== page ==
I wandered - psychologically - through two somewhat wasted years at The University of Sydney. Nothing had prepared me for the anonymity of University life. These days young people often take a 'gap year' to mature a bit before tertiary study. I had two 'gap years' - passing only one subject (geography) in first year before giving up, and applying half-way through second year to go to Bathurst Teachers' College.
Interestingly, my wife Jan was at Sydney Uni studying (and failing) science at the same time (1955) but we never met then. She went to Bathurst TC a year ahead of me... and the rest is history.
In the second year I worked at several day-time jobs, including manual labour with the Sydney Water Board digging sewer trenches (in the Narwee area - later to be my parish!), driving the lift at the Sydney harbour bridge pylon lookout, tram conductor, after-school English coaching, selling subscriptions to Hammondville - an old people's establishment - and to Time Magazine, door-to-door salesman (of books - that job fizzled), teaching at St. Andrew's Cathedral Choir School, running a local council-sponsored vacation club for kids, and a few factory jobs. All good educational experiences especially the teaching job: of course I had no idea how to control a class of teenagers, and the Principal - Canon Neuth, something of a legend in the school - sometimes used to line up the whole class at the end of my lessons and give every boy 'the cane' (on their fingers). Very humiliating!
Perhaps the most profound 'work experience' was the three months' National Service in an Infantry Corps. I spent two periods of six weeks being trained to shoot, throw grenades, carry a pack in the bush in Mt Royal, somewhere near Newcastle (and, once, sleeping exhausted in a mud-puddle) - a month and a half between Uni and Bathurst TC, and a similar period between first and second year at Bathurst. The base-location - mostly Ingleburn Army Camp in Sydney's south-west. During that time I developed some skill playing snooker, and an admiration for the army chaplains. I came across a couple of Christian guys, and sometimes we'd go into the bush to pray together. Speaking of praying: for the only time in my life I knelt beside my bed in an army barracks to pray: that puts iron in your soul (and reminders of pray-ers who have shoes thrown at them in situations like that!). Nothing untoward happened to me, and none of my army mates mentioned anything. I got into trouble only once: because we spent a lot of time sitting around, I used to carry a paperback book in my pocket. The seargent saw it and asked me to show it to him - The Dam Busters. 'So private, seeing you like water stories, you can water the gardens around your barracks for the next week! For some reason I was 'promoted' to lance-corporal for the second six-week stint: and had the privilege of carrying a lightweight weapon (forgotten its name) instead of a rifle or machine-gun.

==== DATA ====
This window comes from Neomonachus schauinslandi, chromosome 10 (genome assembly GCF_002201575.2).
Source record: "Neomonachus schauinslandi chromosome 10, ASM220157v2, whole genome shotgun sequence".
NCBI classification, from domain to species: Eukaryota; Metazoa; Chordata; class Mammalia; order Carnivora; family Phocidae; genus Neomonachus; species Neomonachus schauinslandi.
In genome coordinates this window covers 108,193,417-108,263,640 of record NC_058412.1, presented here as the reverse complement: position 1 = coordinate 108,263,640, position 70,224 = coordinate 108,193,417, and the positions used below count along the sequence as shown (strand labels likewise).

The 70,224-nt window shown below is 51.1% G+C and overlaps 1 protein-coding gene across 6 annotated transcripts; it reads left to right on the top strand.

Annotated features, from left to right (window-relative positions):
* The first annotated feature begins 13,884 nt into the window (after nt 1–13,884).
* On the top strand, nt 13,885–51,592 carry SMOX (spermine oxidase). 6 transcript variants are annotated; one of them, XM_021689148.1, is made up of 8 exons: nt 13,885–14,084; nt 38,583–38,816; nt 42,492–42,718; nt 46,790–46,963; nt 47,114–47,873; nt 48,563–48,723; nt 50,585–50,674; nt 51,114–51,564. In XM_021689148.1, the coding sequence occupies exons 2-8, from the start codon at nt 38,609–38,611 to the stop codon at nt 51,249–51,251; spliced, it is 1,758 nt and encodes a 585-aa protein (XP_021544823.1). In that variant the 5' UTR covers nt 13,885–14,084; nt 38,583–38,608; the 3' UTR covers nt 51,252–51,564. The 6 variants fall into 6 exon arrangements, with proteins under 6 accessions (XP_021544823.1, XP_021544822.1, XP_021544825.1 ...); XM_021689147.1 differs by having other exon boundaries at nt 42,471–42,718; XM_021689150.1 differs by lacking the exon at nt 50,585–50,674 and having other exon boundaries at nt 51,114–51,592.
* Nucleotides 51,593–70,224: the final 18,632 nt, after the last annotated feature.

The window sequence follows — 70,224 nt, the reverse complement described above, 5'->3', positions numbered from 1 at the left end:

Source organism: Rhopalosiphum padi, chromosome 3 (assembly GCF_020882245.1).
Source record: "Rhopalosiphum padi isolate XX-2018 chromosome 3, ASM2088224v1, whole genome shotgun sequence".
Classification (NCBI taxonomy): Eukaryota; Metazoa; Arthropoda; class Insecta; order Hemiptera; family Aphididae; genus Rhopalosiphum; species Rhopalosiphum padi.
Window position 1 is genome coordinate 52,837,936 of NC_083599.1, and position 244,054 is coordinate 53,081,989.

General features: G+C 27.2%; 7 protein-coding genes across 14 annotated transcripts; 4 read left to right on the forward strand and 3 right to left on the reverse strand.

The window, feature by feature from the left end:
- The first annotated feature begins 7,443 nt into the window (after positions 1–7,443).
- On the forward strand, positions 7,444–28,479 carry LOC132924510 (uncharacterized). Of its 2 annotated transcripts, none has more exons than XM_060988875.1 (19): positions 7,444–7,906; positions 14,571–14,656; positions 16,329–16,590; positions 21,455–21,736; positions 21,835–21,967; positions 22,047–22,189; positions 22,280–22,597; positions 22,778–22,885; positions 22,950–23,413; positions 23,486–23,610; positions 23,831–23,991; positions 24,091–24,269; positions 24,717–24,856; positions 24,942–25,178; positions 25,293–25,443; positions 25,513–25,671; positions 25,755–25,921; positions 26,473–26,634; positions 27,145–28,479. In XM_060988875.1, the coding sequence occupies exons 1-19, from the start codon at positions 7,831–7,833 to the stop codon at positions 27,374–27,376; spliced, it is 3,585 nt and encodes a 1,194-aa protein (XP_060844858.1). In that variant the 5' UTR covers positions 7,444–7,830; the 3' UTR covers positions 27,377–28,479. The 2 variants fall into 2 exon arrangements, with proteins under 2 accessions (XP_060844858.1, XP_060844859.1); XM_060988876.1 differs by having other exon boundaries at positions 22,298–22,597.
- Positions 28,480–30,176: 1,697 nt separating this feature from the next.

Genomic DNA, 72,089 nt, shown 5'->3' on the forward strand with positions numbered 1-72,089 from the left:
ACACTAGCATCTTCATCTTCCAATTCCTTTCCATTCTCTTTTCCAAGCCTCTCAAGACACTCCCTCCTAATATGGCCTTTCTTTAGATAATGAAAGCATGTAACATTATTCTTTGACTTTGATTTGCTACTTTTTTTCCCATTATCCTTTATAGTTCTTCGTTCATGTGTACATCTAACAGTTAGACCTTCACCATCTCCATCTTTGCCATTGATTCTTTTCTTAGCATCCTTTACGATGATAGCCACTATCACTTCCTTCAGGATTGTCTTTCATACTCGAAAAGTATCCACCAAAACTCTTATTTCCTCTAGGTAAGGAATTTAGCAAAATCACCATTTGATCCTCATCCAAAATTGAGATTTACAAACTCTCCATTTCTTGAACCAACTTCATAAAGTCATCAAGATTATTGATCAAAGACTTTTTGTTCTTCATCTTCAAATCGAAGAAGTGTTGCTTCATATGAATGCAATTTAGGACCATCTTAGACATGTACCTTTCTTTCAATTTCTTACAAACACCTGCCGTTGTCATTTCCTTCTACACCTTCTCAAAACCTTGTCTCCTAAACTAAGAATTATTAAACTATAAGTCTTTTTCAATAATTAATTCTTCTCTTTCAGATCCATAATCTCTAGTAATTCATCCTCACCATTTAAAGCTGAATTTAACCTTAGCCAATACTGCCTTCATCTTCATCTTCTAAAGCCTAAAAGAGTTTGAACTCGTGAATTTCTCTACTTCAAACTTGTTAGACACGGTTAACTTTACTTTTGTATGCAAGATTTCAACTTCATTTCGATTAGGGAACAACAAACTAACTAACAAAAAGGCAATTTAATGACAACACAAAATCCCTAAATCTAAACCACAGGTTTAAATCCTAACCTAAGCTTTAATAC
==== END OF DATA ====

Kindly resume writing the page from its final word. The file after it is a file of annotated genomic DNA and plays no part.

I fell into philately before and during our Narwee years (when decimal currency was introduced to Australia, and some rare pounds/shillings/pence stamps could be bought from Post Offices for a brief time). I'd been collecting used envelopes/stamps from several city stores/offices, soaked them and put them into 'Surprise packs' for resale. I was gratified by the number of local shops who'd take a piece of cardboard with packs of stamps attached to it. And for a short time we made some nice pocket-money from this little industry!
Later part-time jobs included two stints of taxi-driving, buying and selling real estate (with no money to start with - I'll tell that story sometime), and collecting and selling (latterly on eBay) books, booklets and memorabilia by/about the only Australian religious collectible author, F W Boreham. I eventually sold my lifetime collection of Borehams to a Canadian collector for $20,000+ when we needed the money to buy a ministry-car. I'm back to collecting Borehams again if anyone has some lying around!
But then I found my ‘self’, perhaps for the first time in my life, at Bathurst Teachers' College.